When we think of the best graphics cards in this day and age, GPUs like the RTX 4090 or the RX 7900 XTX come to mind. However, for these beastly cards to be able to run, some much older GPUs had to crawl, and then walk, to get us to where we are today.
Looking back, the history of graphics cards shows us a few landmark GPUs that redefined graphics technology. Let’s take a trip back to 1996 and subsequent years to explore the graphics cards that made a difference, had an impact, and were smash hits with enthusiasts all around the globe.
The 3dfx Voodoo marks the dawn of consumer 3D graphics acceleration. This graphics accelerator, equipped with a modest 50MHz clock speed and 4/6MB of memory, not to mention a 500nm process node, may not sound like much. However, it opened up gaming to a whole new market when it launched in 1996.
The card was primarily designed to cater to gamers. Its ability to render complex 3D environments was groundbreaking at the time, even if the specs sound laughable by today’s standards. The titles that supported Voodoo’s Glide API delivered an unmatched visual experience in 3D, at resolutions reaching up to 800 x 600, or 640 x 480 for the lower spec.
However, the 3dfx Voodoo (often referred to as Voodoo 1 later on) was not without fault. Since this was a 3D graphics accelerator, those who bought it still had to buy a separate 2D card. Without the 2D card, the 3dfx Voodoo wouldn’t be able to show any video at all, so this was more of a solution for enthusiasts. Like most of the graphics solutions of those times, it also struggled with heat.
Thanks to the launch of this accelerator, Voodoo Graphics became a market leader for several years, although the company later went on to release one of the worst GPUs of all time, the 3dfx Voodoo Rush. Ultimately, while its innovations were monumental and shaped the graphics landscape, 3dfx Interactive didn’t survive the volatile GPU market of the late 1990s and the early 2000s. Nvidia bought out most of its assets in late 2000 — mostly to secure the intellectual property rights.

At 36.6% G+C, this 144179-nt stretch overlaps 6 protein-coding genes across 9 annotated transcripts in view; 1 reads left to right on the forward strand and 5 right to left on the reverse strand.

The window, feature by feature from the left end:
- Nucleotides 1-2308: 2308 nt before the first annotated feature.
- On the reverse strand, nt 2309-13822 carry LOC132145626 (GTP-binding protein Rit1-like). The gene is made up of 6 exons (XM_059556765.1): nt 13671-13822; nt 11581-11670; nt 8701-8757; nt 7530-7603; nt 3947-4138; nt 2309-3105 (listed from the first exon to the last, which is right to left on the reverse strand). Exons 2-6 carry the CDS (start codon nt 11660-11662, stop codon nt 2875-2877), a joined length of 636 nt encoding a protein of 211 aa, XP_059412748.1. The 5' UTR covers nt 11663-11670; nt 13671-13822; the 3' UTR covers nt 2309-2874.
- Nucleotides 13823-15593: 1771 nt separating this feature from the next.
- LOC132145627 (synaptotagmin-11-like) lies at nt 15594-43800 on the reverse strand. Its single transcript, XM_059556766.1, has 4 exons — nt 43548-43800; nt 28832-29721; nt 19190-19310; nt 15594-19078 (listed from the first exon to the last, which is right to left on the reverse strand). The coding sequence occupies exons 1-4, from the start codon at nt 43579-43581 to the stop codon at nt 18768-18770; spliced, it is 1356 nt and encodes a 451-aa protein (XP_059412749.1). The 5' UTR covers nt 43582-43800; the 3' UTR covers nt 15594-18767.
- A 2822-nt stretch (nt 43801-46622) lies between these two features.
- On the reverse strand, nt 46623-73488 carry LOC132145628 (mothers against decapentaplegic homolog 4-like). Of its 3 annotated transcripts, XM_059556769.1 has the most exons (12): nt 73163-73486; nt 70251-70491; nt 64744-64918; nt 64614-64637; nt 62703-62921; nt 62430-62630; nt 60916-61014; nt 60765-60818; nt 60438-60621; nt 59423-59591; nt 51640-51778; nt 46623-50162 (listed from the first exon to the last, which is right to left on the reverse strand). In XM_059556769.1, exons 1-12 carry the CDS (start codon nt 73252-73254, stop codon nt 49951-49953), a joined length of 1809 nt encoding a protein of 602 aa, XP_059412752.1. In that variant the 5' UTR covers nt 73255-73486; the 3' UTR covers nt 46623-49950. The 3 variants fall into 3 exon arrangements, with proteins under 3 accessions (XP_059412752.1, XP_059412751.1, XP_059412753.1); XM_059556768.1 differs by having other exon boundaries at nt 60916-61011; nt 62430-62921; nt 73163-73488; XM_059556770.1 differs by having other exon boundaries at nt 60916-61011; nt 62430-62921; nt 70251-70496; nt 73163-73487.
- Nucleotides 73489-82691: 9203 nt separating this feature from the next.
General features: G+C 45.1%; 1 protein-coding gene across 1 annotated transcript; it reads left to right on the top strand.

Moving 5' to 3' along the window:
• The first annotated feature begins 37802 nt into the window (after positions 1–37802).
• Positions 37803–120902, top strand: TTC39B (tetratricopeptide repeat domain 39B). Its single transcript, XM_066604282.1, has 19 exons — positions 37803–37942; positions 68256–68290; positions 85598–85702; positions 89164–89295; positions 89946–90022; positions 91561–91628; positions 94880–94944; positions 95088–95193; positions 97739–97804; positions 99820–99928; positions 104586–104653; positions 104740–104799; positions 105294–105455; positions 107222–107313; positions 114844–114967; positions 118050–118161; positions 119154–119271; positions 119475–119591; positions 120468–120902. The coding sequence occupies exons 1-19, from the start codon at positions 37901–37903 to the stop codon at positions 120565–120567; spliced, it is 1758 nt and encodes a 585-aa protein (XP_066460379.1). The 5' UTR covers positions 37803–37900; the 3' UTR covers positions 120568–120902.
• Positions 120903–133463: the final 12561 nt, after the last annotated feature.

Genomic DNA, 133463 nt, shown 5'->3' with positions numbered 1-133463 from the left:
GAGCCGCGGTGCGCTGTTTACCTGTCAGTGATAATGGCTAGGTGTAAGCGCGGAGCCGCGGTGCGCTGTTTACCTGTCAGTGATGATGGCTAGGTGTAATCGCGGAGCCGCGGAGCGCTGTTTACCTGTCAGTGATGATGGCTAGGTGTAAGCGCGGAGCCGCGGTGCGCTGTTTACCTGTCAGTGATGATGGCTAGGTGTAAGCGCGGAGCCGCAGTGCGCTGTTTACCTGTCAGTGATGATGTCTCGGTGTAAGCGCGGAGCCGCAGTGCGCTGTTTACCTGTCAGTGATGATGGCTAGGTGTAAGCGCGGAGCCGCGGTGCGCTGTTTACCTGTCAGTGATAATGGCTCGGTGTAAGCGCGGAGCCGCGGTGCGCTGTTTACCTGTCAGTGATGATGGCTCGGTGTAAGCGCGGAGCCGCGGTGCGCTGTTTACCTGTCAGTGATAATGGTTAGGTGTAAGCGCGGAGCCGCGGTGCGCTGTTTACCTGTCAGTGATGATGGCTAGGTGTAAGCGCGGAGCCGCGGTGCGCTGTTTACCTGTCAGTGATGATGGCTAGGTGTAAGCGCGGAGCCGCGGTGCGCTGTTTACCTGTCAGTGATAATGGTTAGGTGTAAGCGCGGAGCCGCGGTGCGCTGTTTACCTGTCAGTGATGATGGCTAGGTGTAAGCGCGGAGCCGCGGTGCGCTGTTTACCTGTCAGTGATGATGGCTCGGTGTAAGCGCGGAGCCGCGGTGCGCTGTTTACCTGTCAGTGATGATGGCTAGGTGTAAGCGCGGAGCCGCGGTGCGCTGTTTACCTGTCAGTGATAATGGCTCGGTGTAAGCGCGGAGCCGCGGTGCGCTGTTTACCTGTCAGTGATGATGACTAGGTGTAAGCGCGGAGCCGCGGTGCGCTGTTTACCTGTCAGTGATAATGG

ATI Radeon 9700 Pro
Just a few years later, in 2002, ATI’s Radeon 9700 Pro was the king of graphics for a while — and it certainly had much better specs than the 3dfx Voodoo. Based on a 150nm process node, it had a core clock of 325MHz and 128MB of DDR memory across a 256-bit interface. It could support resolutions of up to 2,048 x 1,536.
More importantly, it was the first graphics card to support DirectX 9.0, but that’s not all. This is the GPU that popularized anti-aliasing (AA) and anisotropic filtering (AF). Prior to this card, those features were not really mainstream, but this GPU made it possible. It also outperformed its competitors, such as Nvidia’s GeForce4 Ti 4600, by up to 100% with AA and AF enabled.
ATI’s early adoption of DirectX 9 allowed it to stand out compared to Nvidia’s GeForce4 Ti series, which didn’t offer hardware support for DX9. This was a period of time when ATI, later AMD, dominated Nvidia like never before, releasing a generation of graphics cards that defeated Nvidia with ease. The Radeon 9700 Pro was followed by the Radeon 9800 Pro, which was also a massive success among gamers and reviewers alike.
ATI went on to trade blows with Nvidia for a few more years, until it was acquired by AMD in 2006. The ATI brand name was killed off in 2010, but Radeon still remains in the names of AMD’s graphics cards.
Nvidia GeForce 8800 GTX
We’re moving on to 2006, when the battle between Nvidia and ATI (later AMD) was at its peak. This is when Nvidia launched the GeForce 8800 GTX, a massive (at the time) graphics card that spearheaded a key GPU architecture that’s still in use to this day. Launching as part of two flagships of the GeForce 8 series, the 8800 GTX was an enthusiast-level GPU with some fierce gaming capabilities.
The entire lineup was pretty exceptional for its time, but the 8800 GTX is remembered as a monster flagship with some pretty intense specs. It clocked at 575MHz and featured 768MB of GDDR3 VRAM across a 384-bit memory bus. It could handle resolutions of up to 2,560 x 1,600. More importantly, it introduced unified shader textures, propelling the GPU into a new era of graphics capabilities with unparalleled performance for that time.
Prior to the GeForce 8 series, graphics cards used separate shaders for different types of processing, such as vertex and pixel shaders. The unified architecture, which is still used in modern GPUs, combined these into a single, more flexible pipeline. This opened up GPU resources and made for more efficient processing.
Moreover, the 8800 GTX was the first to use DirectX 10, and that was a huge upgrade compared to the previous version. All in all, it was a hit upon release, and it stuck around for years even when newer GPUs hit the market.
AMD Radeon R9 290